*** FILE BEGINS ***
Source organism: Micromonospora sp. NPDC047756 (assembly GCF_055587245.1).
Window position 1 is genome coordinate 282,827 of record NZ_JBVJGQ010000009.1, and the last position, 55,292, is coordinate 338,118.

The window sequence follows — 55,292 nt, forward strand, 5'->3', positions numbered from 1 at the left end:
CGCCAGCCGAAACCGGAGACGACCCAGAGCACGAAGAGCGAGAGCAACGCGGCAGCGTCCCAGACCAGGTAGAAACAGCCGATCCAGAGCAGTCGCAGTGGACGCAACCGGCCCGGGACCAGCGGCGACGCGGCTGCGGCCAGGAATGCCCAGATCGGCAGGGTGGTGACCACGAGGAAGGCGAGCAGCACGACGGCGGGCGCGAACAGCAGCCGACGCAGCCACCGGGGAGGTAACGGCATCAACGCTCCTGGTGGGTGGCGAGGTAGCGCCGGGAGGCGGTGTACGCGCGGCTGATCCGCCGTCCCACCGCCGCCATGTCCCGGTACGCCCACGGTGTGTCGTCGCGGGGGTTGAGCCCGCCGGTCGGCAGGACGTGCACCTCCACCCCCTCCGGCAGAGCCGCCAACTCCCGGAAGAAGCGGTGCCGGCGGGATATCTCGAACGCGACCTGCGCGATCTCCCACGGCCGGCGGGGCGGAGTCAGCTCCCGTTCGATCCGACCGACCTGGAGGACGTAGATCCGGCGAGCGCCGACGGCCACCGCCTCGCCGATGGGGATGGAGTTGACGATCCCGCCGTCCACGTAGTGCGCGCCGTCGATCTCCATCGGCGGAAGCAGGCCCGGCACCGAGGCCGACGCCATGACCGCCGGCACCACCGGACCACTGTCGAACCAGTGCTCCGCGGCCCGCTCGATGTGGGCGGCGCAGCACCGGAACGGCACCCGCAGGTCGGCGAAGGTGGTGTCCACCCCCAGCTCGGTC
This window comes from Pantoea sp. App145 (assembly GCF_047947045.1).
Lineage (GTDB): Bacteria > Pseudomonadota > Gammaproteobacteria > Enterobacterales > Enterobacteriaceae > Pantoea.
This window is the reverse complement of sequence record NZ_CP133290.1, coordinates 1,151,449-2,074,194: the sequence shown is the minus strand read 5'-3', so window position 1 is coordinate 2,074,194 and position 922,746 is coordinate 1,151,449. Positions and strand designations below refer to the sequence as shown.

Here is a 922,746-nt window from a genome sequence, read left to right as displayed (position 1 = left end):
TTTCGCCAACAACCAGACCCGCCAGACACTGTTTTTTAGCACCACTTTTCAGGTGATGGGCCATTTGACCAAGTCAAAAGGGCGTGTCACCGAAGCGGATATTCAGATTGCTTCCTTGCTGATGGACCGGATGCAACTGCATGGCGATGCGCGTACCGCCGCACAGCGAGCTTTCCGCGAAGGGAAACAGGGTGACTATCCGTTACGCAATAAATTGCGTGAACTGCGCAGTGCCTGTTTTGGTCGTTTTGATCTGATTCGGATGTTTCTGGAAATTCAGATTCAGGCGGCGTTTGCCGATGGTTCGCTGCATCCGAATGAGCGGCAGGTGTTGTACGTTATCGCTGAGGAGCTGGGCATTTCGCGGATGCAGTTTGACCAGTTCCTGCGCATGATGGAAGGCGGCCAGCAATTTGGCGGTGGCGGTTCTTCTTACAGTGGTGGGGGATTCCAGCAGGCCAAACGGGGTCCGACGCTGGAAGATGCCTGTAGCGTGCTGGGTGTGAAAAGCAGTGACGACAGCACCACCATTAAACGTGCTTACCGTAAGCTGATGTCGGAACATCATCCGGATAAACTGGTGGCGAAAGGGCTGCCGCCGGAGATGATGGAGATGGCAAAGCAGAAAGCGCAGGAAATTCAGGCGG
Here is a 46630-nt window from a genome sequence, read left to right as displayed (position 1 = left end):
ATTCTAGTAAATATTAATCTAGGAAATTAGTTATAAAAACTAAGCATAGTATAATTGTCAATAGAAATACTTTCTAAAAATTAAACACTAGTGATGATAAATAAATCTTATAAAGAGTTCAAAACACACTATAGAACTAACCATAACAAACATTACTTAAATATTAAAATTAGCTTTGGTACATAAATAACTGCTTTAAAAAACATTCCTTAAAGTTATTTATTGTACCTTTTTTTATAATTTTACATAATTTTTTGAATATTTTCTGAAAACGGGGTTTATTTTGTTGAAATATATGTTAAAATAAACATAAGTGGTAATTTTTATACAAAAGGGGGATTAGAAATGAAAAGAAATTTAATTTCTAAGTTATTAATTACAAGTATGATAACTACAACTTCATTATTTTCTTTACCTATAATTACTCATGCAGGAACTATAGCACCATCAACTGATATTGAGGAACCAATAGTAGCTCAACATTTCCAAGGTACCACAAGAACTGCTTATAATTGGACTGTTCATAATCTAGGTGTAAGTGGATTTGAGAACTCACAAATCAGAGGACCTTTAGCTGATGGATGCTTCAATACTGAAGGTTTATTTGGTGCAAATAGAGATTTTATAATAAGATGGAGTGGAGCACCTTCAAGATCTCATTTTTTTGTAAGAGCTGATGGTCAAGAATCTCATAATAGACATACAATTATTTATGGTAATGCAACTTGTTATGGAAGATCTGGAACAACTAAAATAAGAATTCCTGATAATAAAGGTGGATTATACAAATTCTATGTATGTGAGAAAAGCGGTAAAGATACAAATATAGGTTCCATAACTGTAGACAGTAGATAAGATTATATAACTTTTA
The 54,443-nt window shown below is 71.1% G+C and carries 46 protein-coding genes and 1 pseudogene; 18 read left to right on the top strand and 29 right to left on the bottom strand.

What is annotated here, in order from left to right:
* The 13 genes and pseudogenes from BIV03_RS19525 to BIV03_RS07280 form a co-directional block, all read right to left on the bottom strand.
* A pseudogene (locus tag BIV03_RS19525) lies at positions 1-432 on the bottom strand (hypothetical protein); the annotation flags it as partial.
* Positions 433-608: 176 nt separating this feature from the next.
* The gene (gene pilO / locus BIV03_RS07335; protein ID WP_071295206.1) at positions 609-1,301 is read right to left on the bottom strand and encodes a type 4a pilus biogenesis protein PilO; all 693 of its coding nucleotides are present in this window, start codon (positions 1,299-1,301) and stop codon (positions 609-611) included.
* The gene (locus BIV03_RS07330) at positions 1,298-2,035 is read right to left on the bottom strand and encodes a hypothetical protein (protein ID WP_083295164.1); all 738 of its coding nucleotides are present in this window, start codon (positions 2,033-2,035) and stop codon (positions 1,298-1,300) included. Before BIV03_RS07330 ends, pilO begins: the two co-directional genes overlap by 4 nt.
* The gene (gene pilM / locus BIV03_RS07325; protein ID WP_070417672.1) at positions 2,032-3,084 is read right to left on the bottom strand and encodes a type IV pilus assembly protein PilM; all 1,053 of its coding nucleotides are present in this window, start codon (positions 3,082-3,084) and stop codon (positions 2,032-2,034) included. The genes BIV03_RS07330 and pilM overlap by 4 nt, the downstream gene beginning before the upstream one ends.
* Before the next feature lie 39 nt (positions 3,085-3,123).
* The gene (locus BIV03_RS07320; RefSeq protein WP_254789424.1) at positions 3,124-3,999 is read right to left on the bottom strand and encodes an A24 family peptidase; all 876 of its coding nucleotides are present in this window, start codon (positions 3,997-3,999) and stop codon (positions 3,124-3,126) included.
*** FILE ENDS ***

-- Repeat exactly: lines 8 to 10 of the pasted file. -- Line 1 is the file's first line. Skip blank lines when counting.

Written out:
Here is a 922,746-nt window from a genome sequence, read left to right as displayed (position 1 = left end):
TTTCGCCAACAACCAGACCCGCCAGACACTGTTTTTTAGCACCACTTTTCAGGTGATGGGCCATTTGACCAAGTCAAAAGGGCGTGTCACCGAAGCGGATATTCAGATTGCTTCCTTGCTGATGGACCGGATGCAACTGCATGGCGATGCGCGTACCGCCGCACAGCGAGCTTTCCGCGAAGGGAAACAGGGTGACTATCCGTTACGCAATAAATTGCGTGAACTGCGCAGTGCCTGTTTTGGTCGTTTTGATCTGATTCGGATGTTTCTGGAAATTCAGATTCAGGCGGCGTTTGCCGATGGTTCGCTGCATCCGAATGAGCGGCAGGTGTTGTACGTTATCGCTGAGGAGCTGGGCATTTCGCGGATGCAGTTTGACCAGTTCCTGCGCATGATGGAAGGCGGCCAGCAATTTGGCGGTGGCGGTTCTTCTTACAGTGGTGGGGGATTCCAGCAGGCCAAACGGGGTCCGACGCTGGAAGATGCCTGTAGCGTGCTGGGTGTGAAAAGCAGTGACGACAGCACCACCATTAAACGTGCTTACCGTAAGCTGATGTCGGAACATCATCCGGATAAACTGGTGGCGAAAGGGCTGCCGCCGGAGATGATGGAGATGGCAAAGCAGAAAGCGCAGGAAATTCAGGCGG
Here is a 46630-nt window from a genome sequence, read left to right as displayed (position 1 = left end):